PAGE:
Eduardo Echeverria writes that Pope Francis recently reaffirmed Catholic teaching on the heterosexual nature of sacramental marriage, a truth based on the order of Creation.
In Politique et Société (“Politics and Society”), a recently published book-length interview with Pope Francis by Dominique Wolton, a French sociologist, Francis responds to a question about marriage: “Marriage can only be between a man and a woman. . . .We cannot change it. This is the nature of things, not just in the Church, but in human history.”
Francis thus undercuts the root objection to those Catholics – such as Australian Jesuit Frank Brennan – who support the civil marriage of same-sex couples while distinguishing the latter from marriage in a sacramental sense. Canonist Edward N. Peters has already posted a devastating rebuttal of this specious claim.I have written on marriage inThe Catholic Thing earlier, but here I would like to highlight – unpacking Francis’s response – the ontological basis of the truth of the Church’s teaching regarding marriage.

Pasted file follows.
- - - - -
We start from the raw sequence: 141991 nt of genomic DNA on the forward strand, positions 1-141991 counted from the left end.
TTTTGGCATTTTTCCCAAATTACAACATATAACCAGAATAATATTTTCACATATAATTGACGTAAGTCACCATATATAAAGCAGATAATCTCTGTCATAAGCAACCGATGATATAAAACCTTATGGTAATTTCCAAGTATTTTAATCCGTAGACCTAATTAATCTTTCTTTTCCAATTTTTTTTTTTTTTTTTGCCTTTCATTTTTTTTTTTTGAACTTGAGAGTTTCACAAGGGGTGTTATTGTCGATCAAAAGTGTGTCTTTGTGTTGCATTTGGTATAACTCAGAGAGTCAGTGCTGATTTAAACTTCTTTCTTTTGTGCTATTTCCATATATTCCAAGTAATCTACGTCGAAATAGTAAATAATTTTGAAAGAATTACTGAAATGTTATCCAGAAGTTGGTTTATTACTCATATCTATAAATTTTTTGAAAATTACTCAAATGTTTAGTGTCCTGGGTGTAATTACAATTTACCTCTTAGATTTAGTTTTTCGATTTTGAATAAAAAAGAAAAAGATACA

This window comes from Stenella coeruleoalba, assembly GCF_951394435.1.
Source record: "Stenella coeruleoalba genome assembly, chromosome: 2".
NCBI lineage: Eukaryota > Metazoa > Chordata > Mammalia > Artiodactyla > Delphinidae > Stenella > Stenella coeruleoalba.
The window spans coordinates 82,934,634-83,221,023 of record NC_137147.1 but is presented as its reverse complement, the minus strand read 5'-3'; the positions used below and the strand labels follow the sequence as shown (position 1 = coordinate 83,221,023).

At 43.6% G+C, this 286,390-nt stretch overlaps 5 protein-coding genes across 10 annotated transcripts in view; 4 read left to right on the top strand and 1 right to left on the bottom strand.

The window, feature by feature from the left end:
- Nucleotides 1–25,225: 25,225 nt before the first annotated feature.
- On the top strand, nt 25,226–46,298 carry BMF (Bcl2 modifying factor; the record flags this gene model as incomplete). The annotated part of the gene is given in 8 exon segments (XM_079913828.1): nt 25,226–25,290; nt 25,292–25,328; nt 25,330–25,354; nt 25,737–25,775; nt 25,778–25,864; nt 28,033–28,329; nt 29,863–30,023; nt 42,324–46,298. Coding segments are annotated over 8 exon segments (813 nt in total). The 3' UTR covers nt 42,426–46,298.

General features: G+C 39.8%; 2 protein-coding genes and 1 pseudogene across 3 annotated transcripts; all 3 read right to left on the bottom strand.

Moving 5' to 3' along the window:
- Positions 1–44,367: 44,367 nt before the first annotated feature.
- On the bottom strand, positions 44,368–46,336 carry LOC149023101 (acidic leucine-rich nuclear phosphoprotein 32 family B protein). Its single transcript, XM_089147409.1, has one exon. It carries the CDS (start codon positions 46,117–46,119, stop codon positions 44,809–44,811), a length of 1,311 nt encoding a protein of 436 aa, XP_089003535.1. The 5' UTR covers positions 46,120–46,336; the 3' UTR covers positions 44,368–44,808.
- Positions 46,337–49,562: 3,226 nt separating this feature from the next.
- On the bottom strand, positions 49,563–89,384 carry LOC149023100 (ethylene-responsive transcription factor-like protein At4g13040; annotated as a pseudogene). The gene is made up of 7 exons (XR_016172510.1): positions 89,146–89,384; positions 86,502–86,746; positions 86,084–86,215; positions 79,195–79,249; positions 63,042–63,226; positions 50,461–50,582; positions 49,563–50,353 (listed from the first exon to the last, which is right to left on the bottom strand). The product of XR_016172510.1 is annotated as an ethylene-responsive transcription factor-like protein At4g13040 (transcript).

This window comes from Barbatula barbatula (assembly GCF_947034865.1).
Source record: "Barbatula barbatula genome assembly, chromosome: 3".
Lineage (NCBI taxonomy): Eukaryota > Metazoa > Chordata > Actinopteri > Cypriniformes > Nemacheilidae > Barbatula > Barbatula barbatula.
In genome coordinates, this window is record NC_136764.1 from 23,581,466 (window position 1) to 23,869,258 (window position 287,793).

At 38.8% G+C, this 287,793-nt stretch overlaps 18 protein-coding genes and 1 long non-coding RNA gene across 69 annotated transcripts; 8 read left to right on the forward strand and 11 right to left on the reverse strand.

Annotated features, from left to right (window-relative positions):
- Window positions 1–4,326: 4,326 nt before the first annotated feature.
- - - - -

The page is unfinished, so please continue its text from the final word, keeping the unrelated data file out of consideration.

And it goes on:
Is marriage a two-in-one-flesh union between a man and a woman because the Church says so, positing or postulating its existence and nature according to its own judgment, that is, Church law? If so, then, one accepts ecclesial “positivism,” the view that these are basically mere conventions. Indeed, Catholics, such as, Johan Bonny, the Bishop of Antwerp, may be regarded as an ecclesial positivist because he gives as the only reason for rejecting same-sex marriage the fact that “Church law” says otherwise. This positivism is similar to one thinking that human beings have rights because the state or society says so.
Alternatively, does the Church judge that marriage is a two-in-one-flesh union between a man and woman because that judgment is true to an objective reality, according to the order of creation? If so, then, one is a Christian realist: marriage is grounded in the order of creation, of an independently existing reality, and therefore has an objective structure judged by the Church to be the case or the way things really are.
On this view, the fact that the Church teaches that marriage is a two-in-one-flesh union between a man and a woman adds nothing to the truth-status of this dogma. This realism about the truth-status of dogmatic propositions is similar to one holding that human beings have rights by virtue of their nature as human beings, and the state simply secures, rather than confers, those rights by writing them down in a constitution.